The Orthodox Chapel
Langinkoski Rapids have long fishing traditions: already in the 1790s, the monks of Valaam Monastery (located on Valaam Island at Lake Ladoga) had fishing rights to the place. As a memorial of this era, there still is an orthodox chapel at Langinkoski, where services are held during the summer.
The Imperial Fishing Lodge
In 1880, the Russian crown prince, who later became Czar Alexander III, visited Kymenlaakso region and took a fancy to the salmon fishing place of Langinkoski Rapids, so he wanted to have a fishing lodge built on the banks of the river. It was designed by the Finnish architect Magnus Schjerfbeck, and inaugurated in 1889, when Alexander III was already in power. He only spent a few summers at Langinkoski, after which the political circumstances stopped him from having relaxed summer holidays. After Alexander III died in Crimea in 1894, his successor Nicholas II only visited the fishing lodge once. Since then, there were no more imperial visits to Langinkoski.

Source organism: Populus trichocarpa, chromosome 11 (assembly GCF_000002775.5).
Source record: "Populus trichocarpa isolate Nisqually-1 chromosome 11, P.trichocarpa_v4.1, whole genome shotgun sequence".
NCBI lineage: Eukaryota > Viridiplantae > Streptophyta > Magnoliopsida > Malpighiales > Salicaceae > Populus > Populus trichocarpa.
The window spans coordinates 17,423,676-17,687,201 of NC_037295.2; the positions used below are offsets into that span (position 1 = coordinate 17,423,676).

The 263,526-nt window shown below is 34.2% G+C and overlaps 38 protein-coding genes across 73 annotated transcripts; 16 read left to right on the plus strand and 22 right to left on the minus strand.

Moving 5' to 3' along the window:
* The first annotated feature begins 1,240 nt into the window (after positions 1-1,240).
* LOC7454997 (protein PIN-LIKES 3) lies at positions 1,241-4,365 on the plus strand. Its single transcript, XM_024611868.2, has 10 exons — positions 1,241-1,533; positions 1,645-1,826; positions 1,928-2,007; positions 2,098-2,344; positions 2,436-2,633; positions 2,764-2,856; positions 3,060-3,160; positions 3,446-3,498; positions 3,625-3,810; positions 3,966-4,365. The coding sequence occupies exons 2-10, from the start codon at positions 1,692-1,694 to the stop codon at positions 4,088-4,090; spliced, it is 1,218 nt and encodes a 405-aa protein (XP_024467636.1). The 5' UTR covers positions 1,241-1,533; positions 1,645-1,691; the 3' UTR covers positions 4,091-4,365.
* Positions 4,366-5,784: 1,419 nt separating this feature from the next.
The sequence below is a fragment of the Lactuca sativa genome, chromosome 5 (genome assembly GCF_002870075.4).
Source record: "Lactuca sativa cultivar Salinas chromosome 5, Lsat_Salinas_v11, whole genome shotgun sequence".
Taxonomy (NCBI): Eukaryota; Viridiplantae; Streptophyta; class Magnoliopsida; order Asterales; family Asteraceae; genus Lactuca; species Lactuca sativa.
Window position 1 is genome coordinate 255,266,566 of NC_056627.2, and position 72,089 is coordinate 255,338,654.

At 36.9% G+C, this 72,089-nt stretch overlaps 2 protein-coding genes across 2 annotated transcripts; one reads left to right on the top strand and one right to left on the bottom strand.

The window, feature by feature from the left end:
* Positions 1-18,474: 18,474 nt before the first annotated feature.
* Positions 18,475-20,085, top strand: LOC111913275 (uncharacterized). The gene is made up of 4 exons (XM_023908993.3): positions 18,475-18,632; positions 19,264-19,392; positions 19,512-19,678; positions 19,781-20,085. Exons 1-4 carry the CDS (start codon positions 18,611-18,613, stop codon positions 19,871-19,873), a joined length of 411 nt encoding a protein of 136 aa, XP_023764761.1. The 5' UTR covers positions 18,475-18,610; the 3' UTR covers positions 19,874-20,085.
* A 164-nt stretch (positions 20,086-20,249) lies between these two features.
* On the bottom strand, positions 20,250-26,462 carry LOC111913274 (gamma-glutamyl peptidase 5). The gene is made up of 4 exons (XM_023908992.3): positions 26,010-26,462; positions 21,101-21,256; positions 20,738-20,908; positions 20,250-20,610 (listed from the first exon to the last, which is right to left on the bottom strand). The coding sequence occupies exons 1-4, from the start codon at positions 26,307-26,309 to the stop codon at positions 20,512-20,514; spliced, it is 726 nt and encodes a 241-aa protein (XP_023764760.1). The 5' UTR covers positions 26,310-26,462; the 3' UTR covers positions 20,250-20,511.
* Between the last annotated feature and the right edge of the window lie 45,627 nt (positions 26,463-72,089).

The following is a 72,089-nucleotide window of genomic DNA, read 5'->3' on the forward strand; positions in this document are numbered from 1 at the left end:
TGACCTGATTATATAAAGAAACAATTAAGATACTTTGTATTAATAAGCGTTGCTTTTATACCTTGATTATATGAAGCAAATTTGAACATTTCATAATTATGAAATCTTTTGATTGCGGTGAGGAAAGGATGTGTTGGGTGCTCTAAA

When Finland became independent in 1917, Langinkoski area and its buildings went to the state. After this, the fishing lodge was forgotten and fell into decay, until in 1933 the Museum Association of Kymenlaakso Region saved it and got permission to establish a museum there. The fishing lodge was renovated to its original imperial appearance. All the old furniture and textiles are still in their original place in the museum for visitors to see. Nowadays, Langinkoskiseura Association manages the museum.
Langinkoski Nature Reserve
In 1938, a couple of years after the museum was established, the area surrounding the fishing lodge was declared a forest park. The official government regulation on protecting the area was given in 1960. The arboretum, the area of which is 16000 sq. metres, was set up by honorary forestry counsellor V. K. Ahola in 1959. There are also trenches from two wars: the Russian made theirs in 1918 on the slopes, and the Finnish dug theirs during the Second World War in Taipalsaari.